B)  Your own book.

Example:  "GRUNGE, GODS, AND GRAVEYARDS is a book.  My book.  I wrote it.  You like NA?  Too bad.  This is YA, bitches!  You can't tell right now but I'm making the devil sign with my fist."

C)  A made-up book.

Example:  "GOLLY GUMDROPS GRUM-DUM-DIBBLE-DUM DREAMHOUSE is the tale of an anthropomorphic gumdrop named Steve Martin.  Not the famous Steve Martin, it's just a coincidence.  But!  He has a secret.  A TERRIFYING secret.  Because when a walking, talking confection has a sweet tooth, a holocaust of cannibalism will ensue, devouring (literally) the entire Grum-Dum-Dibble-Dum Dreamhouse."

Got the picture?  Oh, if you think you might be interested in writing a guest BJHJ, send your submission to me along with a headshot, bio, and social media links.

All right, let's get started.  Just because I suspect this will be the least popular format, I believe I will kick us off with a look at the worst possible back jacket copy for my own novel, BILLY AND THE CLONEASAURUS:

Oh.  Hey.  How's it going?  You, ah, doing all right?  Look, I know you don't want to hear from me and...what?  Yes, I know you told me not to talk to you, but...look, can I just say my piece?  Jesus Christ, two minutes of your time, that's all I'm asking!  You'd think I was asking for a freaking car loan!  Well, yes, I mean, I do need to borrow $10,000, but we'll get to that...well, I'll just, look, I'll just toss it out there.  But that's not the point!  God, you never let me finish!

Look, here's what it boils down to: everybody needs a book in their life.  I mean, there's Angry Birds and Facebook and shit for when you're on the toilet, and, really, at the end of the day, God knows all I want to do is to just fall down on the couch and watch some old Simpsons reruns, or, you know, if you're a hip kid or whatever and you've got the Netflix maybe you watch some Bojack Horseman or what was the one with the detectives?  You know, Woody Harrelson was in it.  Was that not Netflix?  Look, you're getting off track again.

The point is...yes, swear to God there's a point.  The point is sometimes you just want a book.  And they're all pretty much the same.  But, you know, BILLY AND THE CLONEASAURUS is one of them.  So grab it.  Or don't.  I don't give a shit.  But, look, what I really wanted to ask you about was this $10,000.  I am in really dire straits.  You don't even understand.  No, the mob is not gone.  I mean, yeah, they've had to evolve with the internet age and everything, just like everybody else, but they're still there.  And if I don't get them their money, well...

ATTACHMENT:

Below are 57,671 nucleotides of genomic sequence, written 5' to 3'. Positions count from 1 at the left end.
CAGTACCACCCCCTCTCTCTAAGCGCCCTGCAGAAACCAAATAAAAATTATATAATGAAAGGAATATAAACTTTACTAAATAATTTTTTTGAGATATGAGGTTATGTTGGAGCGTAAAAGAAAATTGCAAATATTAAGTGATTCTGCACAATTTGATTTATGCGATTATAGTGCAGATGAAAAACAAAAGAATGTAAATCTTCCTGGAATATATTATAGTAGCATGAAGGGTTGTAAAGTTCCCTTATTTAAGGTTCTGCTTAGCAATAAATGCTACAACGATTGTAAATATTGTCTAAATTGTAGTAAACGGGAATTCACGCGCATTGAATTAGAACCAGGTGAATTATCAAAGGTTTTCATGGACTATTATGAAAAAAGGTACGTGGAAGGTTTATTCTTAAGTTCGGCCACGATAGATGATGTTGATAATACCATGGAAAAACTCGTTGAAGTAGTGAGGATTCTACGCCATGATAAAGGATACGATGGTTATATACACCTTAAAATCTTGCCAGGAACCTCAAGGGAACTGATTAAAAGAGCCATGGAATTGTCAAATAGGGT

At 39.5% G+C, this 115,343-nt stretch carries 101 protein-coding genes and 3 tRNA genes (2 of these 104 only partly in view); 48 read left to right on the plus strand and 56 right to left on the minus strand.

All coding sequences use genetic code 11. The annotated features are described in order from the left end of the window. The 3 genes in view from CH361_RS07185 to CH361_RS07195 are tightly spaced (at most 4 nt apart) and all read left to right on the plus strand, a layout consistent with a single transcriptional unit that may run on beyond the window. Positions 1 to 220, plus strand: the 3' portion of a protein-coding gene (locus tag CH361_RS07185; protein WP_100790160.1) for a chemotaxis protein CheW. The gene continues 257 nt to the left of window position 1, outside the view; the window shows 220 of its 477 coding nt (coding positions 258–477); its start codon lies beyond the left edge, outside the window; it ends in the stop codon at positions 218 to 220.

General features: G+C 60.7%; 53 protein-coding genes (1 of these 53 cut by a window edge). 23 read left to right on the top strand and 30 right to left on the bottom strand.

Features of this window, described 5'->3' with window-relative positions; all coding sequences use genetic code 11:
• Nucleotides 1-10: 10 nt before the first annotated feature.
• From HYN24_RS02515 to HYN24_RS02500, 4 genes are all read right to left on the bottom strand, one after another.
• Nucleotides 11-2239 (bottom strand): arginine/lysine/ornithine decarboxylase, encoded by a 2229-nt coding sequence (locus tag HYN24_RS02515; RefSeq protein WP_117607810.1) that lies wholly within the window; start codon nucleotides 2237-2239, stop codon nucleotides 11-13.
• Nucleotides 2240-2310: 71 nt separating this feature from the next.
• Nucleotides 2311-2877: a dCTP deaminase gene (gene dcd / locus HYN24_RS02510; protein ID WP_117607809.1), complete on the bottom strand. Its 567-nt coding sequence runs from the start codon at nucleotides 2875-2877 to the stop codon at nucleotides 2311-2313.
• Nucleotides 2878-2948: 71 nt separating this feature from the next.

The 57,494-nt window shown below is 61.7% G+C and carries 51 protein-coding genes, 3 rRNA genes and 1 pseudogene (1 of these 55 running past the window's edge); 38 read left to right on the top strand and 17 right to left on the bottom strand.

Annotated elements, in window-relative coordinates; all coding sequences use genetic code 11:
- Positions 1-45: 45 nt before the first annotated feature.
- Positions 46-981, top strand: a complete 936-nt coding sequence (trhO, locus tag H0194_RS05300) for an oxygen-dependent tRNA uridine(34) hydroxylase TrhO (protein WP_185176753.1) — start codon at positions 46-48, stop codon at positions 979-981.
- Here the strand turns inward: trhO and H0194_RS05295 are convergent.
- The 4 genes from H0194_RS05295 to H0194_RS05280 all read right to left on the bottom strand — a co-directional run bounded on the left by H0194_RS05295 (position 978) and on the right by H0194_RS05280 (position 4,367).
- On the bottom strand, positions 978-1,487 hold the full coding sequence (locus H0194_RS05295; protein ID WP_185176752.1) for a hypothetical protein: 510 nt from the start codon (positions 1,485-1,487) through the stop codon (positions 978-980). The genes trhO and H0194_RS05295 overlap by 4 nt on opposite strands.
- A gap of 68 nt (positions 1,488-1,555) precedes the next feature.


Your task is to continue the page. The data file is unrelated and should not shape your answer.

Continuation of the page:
Monday, January 5, 2015

My Book was Nominated for Kindle Scout

I was elated when at 10 p.m. on December 29th, I received an e-mail stating that my novel, A HIGHLAND KNIGHT'S DESIRE had been selected for the Kindle Scout Program. Have you heard of Amazon's Kindle Scout? The program is still in the early stages of development, but is fast becoming a fantastic way to break through the barriers of self-publishing.

I learned about it when Amazon sent me an e-mail announcing the program. I thought about entering for a while before I actually decided to give it a try, and then I thought, why not? Most of my sales are on Amazon, and since I released my first self-pubbed book a year ago, they have given me an opportunity to earn a living through self-publishing that I never thought would be possible. Why not put myself out there and see if I can get nominated? The worst that could happen would be an unsuccessful campaign, and I could turn around and self-publish the book myself.

So how does the program work? Amazon Kindle Scout website quotes: "Kindle Scout is reader-powered publishing for new, never-before-published books. It’s a place where readers help decide if a book gets published. Selected books will be published by Kindle Press and receive 5-year renewable terms, a $1,500 advance, 50% eBook royalty rate, easy rights reversions and featured Amazon marketing."

Once you submit your book to Kindle Scout, Amazon owns the rights to it for 45 days regardless if you are nominated or not. They put up an excerpt, bio and questions for the author as well, but the author agrees not to publish the book until the 45 day period is up...unless it is selected for a publishing contract. If a contract is awarded, Amazon gains the rights to the e-book, audio book and e-foreign rights for five years. They in turn agree to promote the author's book on any and all platforms they choose. Astonishingly, the author retains the print rights. Read more about the program details here.

The Kindle Scout Program is open to the genres of Romance, Mystery & Thriller and Science Fiction/Fantasy.

During the 45 day period, the author notifies their friends and fans about the campaign and asks them to nominate their book. So, I dove in head first and asked people to help. I have to admit that I'm pretty active on social media. I posted a couple of Facebook notices and mentioned the program on Twitter a few times. I sent out an e-mail to my contacts and my newsletter followers, and posted it on my blog. I think I probably got the most nominations from Facebook--I did "boost" one of the posts, which helped (got me several new fans, too). Also, because I hold Facebook parties when I release a book, I have a pretty strong following there, and I have no doubt it helped.